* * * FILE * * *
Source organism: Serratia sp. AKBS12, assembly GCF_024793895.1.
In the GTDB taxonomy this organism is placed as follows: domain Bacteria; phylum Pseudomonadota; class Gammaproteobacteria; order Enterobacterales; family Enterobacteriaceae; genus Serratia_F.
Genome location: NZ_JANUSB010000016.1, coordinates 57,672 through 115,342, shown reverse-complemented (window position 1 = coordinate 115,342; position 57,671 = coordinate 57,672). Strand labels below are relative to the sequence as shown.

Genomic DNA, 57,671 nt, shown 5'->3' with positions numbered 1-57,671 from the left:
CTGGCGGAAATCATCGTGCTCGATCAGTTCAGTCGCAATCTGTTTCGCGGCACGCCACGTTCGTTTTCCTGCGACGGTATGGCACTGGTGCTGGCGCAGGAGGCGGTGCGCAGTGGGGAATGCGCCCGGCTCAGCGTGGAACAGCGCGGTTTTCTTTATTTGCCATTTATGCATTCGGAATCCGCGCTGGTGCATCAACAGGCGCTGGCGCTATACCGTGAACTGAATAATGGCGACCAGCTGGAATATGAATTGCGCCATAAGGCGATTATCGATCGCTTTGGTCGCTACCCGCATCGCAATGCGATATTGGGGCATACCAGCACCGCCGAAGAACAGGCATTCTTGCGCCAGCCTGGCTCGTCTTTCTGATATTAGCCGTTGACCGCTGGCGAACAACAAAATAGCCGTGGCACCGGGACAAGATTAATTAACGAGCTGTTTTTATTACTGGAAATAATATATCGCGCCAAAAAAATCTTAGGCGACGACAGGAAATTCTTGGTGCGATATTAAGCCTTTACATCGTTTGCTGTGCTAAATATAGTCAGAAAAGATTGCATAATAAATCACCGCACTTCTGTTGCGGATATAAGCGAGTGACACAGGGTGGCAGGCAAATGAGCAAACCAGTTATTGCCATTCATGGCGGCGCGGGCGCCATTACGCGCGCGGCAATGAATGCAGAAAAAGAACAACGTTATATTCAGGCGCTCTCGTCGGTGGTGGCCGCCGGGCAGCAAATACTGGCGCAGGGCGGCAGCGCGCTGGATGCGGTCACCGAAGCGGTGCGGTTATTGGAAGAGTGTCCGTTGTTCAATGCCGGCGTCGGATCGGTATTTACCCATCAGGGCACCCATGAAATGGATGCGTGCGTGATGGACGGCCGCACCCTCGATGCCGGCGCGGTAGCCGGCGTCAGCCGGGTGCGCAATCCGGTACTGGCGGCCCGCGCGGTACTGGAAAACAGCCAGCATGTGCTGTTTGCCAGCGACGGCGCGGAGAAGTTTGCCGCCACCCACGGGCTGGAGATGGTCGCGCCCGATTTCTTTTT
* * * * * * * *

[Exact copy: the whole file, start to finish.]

Source organism: Serratia sp. AKBS12, assembly GCF_024793895.1.
In the GTDB taxonomy this organism is placed as follows: domain Bacteria; phylum Pseudomonadota; class Gammaproteobacteria; order Enterobacterales; family Enterobacteriaceae; genus Serratia_F.
Genome location: NZ_JANUSB010000016.1, coordinates 57,672 through 115,342, shown reverse-complemented (window position 1 = coordinate 115,342; position 57,671 = coordinate 57,672). Strand labels below are relative to the sequence as shown.

Genomic DNA, 57,671 nt, shown 5'->3' with positions numbered 1-57,671 from the left:
CTGGCGGAAATCATCGTGCTCGATCAGTTCAGTCGCAATCTGTTTCGCGGCACGCCACGTTCGTTTTCCTGCGACGGTATGGCACTGGTGCTGGCGCAGGAGGCGGTGCGCAGTGGGGAATGCGCCCGGCTCAGCGTGGAACAGCGCGGTTTTCTTTATTTGCCATTTATGCATTCGGAATCCGCGCTGGTGCATCAACAGGCGCTGGCGCTATACCGTGAACTGAATAATGGCGACCAGCTGGAATATGAATTGCGCCATAAGGCGATTATCGATCGCTTTGGTCGCTACCCGCATCGCAATGCGATATTGGGGCATACCAGCACCGCCGAAGAACAGGCATTCTTGCGCCAGCCTGGCTCGTCTTTCTGATATTAGCCGTTGACCGCTGGCGAACAACAAAATAGCCGTGGCACCGGGACAAGATTAATTAACGAGCTGTTTTTATTACTGGAAATAATATATCGCGCCAAAAAAATCTTAGGCGACGACAGGAAATTCTTGGTGCGATATTAAGCCTTTACATCGTTTGCTGTGCTAAATATAGTCAGAAAAGATTGCATAATAAATCACCGCACTTCTGTTGCGGATATAAGCGAGTGACACAGGGTGGCAGGCAAATGAGCAAACCAGTTATTGCCATTCATGGCGGCGCGGGCGCCATTACGCGCGCGGCAATGAATGCAGAAAAAGAACAACGTTATATTCAGGCGCTCTCGTCGGTGGTGGCCGCCGGGCAGCAAATACTGGCGCAGGGCGGCAGCGCGCTGGATGCGGTCACCGAAGCGGTGCGGTTATTGGAAGAGTGTCCGTTGTTCAATGCCGGCGTCGGATCGGTATTTACCCATCAGGGCACCCATGAAATGGATGCGTGCGTGATGGACGGCCGCACCCTCGATGCCGGCGCGGTAGCCGGCGTCAGCCGGGTGCGCAATCCGGTACTGGCGGCCCGCGCGGTACTGGAAAACAGCCAGCATGTGCTGTTTGCCAGCGACGGCGCGGAGAAGTTTGCCGCCACCCACGGGCTGGAGATGGTCGCGCCCGATTTCTTTTT